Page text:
Japanese Culture: Japanese Cuisine

Japanese cuisine (日本料理) has come a long way, spanning several periods in Japanese history.  In the Ancient Era, also known as the Heian Period (平安時代) (794-1185), the main meal choices were derived from Chinese cuisine.  Boiled, plain rice, also known as gohan or meshi, was and still remains the main staple of Japanese cuisine.  During this period, Japanese society went from a semi-sedentary, hunter-gatherer lifestyle to an agricultural society.  Meals began to include fish, jellyfish, octopus, and meat.

Japanese cuisine has come a long way, spanning several periods in Japanese history.  Changes in the lifestyle of the Japanese people, political change, and even Western influence have played a role in shaping Japanese cuisine.The start of the Kamakura period (鎌倉時代) in the 12th century also marked political change in Japan.  Military government became nobility which, in turn, changed the etiquette of dining, rather than the meal itself.  The menu of this era consisted of dried abalone, jellyfish aemono, pickled ume called umeboshi, salt and vinegar for seasoning, and rice.

The period after the Kamakura period marked the beginning of the modern era in Japanese cuisine.  Centuries of changes have boiled down to this finalized list of staple foods that makes up their cuisine.  Since many Japanese people are Buddhists, they do not eat meat, resulting in a cuisine that consists primarily of seafood although, in recent years, meat and chicken have made their way into Japanese cuisine.  Noodles, rice, and vegetables are essential components to every Japanese meal.  If you would like to try Japanese food in your own home, here is a recipe for Chicken Teriyaki, a common dish served in many Japanese households.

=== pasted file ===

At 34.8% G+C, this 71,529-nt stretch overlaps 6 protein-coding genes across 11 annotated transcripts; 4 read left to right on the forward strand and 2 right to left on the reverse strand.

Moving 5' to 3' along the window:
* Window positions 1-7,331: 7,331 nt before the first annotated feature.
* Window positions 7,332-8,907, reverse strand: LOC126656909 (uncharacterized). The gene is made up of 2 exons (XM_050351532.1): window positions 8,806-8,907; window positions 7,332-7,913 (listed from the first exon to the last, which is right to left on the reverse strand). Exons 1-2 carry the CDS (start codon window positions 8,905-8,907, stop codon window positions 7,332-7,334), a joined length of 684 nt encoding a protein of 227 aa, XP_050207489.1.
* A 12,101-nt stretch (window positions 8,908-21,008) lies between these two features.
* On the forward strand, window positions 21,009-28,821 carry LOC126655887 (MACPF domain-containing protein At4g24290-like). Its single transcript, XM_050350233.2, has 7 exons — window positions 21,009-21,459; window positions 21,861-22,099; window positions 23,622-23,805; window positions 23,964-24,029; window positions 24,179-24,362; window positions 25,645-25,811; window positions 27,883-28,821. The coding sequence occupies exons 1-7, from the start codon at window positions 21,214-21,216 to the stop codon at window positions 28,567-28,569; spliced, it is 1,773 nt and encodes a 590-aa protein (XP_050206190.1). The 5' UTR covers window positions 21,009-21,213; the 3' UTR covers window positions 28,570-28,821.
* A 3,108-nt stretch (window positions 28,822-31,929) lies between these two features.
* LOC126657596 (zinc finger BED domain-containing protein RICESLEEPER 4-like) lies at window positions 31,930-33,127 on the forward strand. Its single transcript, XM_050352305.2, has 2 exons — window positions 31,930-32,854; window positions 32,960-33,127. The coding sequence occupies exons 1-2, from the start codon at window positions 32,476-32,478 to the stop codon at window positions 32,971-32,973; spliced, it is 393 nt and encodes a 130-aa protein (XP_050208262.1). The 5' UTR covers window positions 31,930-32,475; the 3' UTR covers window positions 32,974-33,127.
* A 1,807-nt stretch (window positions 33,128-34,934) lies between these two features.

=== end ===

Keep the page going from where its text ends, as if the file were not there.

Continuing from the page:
CHICKEN TERIYAKI

1/4 c. teriyaki sauce
1/4 c. water
1/4 c. white vinegar
1/8 to 1/4 tsp. garlic powder
1/8 tsp. ground ginger
2 chicken breast halves, skin and fat removed

Stir all ingredients, except chicken, together in a baking dish or pan.  Add chicken pieces and turn a few minutes to coat well.  With flesh side down in sauce, cover and bake at 375 degrees for 45 to 50 minutes.  Makes 2 servings containing 160 calories and 6 grams of fat per serving.

The video, below, shows you how to make sushi in eight easy steps.

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Joie Montoya
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2 Responses to “Japanese Culture: Japanese Cuisine”

  1. Megan, Lancaster, CA Says:

    note: the geography actually plays a much larger role in the prevalence of seafood in Japanese cuisine; with land for raising cattle and other livestock at a premium (and most of what is available for agriculture being hilly/mountanous, suited for terracing for rice paddies and other crops but not for grazing), and the abundance of seafood by being an island nation where nearly every part has ready access to food from the ocean, this has created the predominance that exists today. Buddhists as a rule do not eat ANY meat, which includes seafood (basically if it can move on its own and/or has sentience of any kind – depending on how the practitioner chooses to interpret the teachings – it is taboo as food).

    beef is especially rare due to the large grazing area needed for each head of cattle; this is the (main) reason why Kobe beef and Wagyu beef are so expensive.

    🙂

  2. Sushi Monsters Says:

    Sushi Monsters…

    […]Japanese Culture: Japanese Cuisine « Flower Blossoms' Blog[…]…

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